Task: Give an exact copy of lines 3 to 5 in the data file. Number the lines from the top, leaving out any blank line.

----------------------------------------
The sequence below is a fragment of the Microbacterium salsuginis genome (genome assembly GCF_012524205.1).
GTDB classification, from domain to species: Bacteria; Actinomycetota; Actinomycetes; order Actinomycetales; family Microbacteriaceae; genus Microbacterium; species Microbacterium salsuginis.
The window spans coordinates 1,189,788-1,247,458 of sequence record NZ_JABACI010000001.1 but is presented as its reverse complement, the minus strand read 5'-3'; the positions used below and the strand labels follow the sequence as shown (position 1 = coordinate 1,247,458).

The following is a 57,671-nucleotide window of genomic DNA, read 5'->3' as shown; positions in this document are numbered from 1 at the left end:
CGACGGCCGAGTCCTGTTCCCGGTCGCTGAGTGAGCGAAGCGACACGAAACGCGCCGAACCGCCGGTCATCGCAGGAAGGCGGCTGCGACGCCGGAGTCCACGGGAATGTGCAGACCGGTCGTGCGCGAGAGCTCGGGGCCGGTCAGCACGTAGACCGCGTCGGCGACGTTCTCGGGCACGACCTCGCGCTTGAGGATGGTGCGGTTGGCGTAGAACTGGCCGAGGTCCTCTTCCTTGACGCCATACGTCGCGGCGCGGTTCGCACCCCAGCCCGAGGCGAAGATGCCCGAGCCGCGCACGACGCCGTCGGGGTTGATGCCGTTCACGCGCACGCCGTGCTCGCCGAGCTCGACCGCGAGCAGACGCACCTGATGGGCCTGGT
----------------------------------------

The window spans coordinates 1,189,788-1,247,458 of sequence record NZ_JABACI010000001.1 but is presented as its reverse complement, the minus strand read 5'-3'; the positions used below and the strand labels follow the sequence as shown (position 1 = coordinate 1,247,458).

The following is a 57,671-nucleotide window of genomic DNA, read 5'->3' as shown; positions in this document are numbered from 1 at the left end:
CGACGGCCGAGTCCTGTTCCCGGTCGCTGAGTGAGCGAAGCGACACGAAACGCGCCGAACCGCCGGTCATCGCAGGAAGGCGGCTGCGACGCCGGAGTCCACGGGAATGTGCAGACCGGTCGTGCGCGAGAGCTCGGGGCCGGTCAGCACGTAGACCGCGTCGGCGACGTTCTCGGGCACGACCTCGCGCTTGAGGATGGTGCGGTTGGCGTAGAACTGGCCGAGGTCCTCTTCCTTGACGCCATACGTCGCGGCGCGGTTCGCACCCCAGCCCGAGGCGAAGATGCCCGAGCCGCGCACGACGCCGTCGGGGTTGATGCCGTTCACGCGCACGCCGTGCTCGCCGAGCTCGACCGCGAGCAGACGCACCTGATGGGCCTGGT